I am reading The Sea, by John Banville — one of my favorite authors. The Sea won the 2005 Man Booker Prize for Fiction, an honor justly deserved. Last night, I read (and re-read) a paragraph that exemplifies Banville’s command of language and ability to paint word-pictures:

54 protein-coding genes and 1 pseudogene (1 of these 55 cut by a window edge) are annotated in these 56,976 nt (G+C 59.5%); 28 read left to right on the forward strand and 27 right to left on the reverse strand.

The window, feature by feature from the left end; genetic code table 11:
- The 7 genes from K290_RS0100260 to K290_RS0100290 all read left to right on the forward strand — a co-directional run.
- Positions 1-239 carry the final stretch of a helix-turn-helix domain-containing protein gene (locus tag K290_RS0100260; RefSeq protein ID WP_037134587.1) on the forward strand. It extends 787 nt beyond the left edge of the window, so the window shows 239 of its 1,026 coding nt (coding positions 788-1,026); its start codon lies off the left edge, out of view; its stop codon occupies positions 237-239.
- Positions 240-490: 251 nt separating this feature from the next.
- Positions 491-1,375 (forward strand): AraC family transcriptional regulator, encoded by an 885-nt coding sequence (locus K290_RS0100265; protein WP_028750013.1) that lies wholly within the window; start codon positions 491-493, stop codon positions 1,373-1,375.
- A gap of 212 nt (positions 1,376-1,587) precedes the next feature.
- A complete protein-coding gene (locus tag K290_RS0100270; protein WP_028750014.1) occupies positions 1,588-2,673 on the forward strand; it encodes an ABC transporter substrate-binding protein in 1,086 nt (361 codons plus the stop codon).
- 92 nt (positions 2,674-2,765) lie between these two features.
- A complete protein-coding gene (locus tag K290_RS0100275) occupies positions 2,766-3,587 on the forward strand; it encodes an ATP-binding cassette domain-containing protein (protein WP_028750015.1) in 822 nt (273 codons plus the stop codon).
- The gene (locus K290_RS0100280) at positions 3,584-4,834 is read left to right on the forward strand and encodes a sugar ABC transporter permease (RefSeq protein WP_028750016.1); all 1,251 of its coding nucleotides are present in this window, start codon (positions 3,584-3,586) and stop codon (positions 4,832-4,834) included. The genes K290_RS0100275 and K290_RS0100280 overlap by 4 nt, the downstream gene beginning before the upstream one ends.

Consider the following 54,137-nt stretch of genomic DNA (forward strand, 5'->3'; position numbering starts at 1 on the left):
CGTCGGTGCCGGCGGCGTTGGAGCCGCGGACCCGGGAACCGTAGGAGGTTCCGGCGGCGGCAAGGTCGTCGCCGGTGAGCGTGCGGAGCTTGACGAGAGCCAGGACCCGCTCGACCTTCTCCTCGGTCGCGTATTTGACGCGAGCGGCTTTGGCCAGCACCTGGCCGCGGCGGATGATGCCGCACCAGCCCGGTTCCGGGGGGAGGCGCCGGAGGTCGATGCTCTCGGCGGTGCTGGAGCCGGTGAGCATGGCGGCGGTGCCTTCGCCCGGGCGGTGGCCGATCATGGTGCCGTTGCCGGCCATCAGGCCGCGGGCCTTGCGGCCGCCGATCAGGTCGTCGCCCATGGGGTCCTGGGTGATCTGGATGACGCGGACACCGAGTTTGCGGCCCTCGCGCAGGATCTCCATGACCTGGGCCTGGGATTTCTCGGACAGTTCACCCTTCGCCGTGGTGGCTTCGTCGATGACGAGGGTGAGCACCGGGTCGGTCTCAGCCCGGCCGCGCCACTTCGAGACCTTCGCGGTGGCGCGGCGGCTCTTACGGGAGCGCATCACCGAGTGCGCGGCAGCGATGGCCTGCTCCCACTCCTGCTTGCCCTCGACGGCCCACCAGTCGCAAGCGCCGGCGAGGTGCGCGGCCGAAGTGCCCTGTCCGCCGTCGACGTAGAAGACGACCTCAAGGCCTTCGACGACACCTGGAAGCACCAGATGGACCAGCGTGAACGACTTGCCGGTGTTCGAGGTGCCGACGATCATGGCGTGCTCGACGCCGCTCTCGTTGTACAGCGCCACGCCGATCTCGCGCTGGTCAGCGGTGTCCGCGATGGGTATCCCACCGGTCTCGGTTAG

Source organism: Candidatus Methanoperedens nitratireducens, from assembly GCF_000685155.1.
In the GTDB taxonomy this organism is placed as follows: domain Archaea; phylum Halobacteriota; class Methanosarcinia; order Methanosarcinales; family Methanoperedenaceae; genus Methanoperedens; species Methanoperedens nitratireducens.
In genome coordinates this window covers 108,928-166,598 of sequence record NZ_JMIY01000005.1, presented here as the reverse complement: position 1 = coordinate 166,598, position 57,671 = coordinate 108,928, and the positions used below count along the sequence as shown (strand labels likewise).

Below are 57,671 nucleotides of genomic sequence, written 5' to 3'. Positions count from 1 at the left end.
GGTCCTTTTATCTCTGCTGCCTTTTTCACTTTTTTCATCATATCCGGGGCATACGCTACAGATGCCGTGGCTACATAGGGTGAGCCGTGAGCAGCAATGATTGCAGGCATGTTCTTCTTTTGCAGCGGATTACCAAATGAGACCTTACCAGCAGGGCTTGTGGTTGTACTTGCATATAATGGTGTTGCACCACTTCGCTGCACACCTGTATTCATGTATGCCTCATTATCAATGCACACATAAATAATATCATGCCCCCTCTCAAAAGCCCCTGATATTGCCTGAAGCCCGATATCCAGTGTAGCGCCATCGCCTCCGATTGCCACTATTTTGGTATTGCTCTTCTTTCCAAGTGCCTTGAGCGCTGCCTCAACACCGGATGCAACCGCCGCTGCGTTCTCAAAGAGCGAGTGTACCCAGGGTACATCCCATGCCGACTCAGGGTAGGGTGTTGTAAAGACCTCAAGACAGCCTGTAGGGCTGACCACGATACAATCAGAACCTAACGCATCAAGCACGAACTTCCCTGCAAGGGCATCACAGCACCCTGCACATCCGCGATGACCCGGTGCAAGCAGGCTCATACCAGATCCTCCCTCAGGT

I wonder if other people when they were children had this kind of image, at once vague and particular, of what they would be like when they grew up. I am not speaking of hopes and aspirations, vague ambitions, that kind of thing. From the outset I was very precise and definite in my expectations. I did not want to be an engine driver or a famous explorer. When I peered wishfully through the mists from the all too real then to the blissfully imagined now, this is, as I have said, exactly how I would have foreseen my future self, a man of leisurely interests and scant ambition sitting in a room just like this one, in my sea-captain’s chair, leaning at my little table, in just this season, the year declining toward its end in clement weather, the leaves scampering, the brightness imperceptibly fading from the days and the street lamps coming on only a fraction earlier each evening. Yes, this is what I thought adulthood would be, a kind of long indian summer, a state of tranquillity, of calm incuriousness, with nothing left of the barely bearable raw immediacy of childhood, all the things solved that had puzzled me when I was small, all mysteries settled, all questions answered, and the moments dripping away, unnoticed almost, drip by golden drip, toward the final, almost unnoticed, quietus.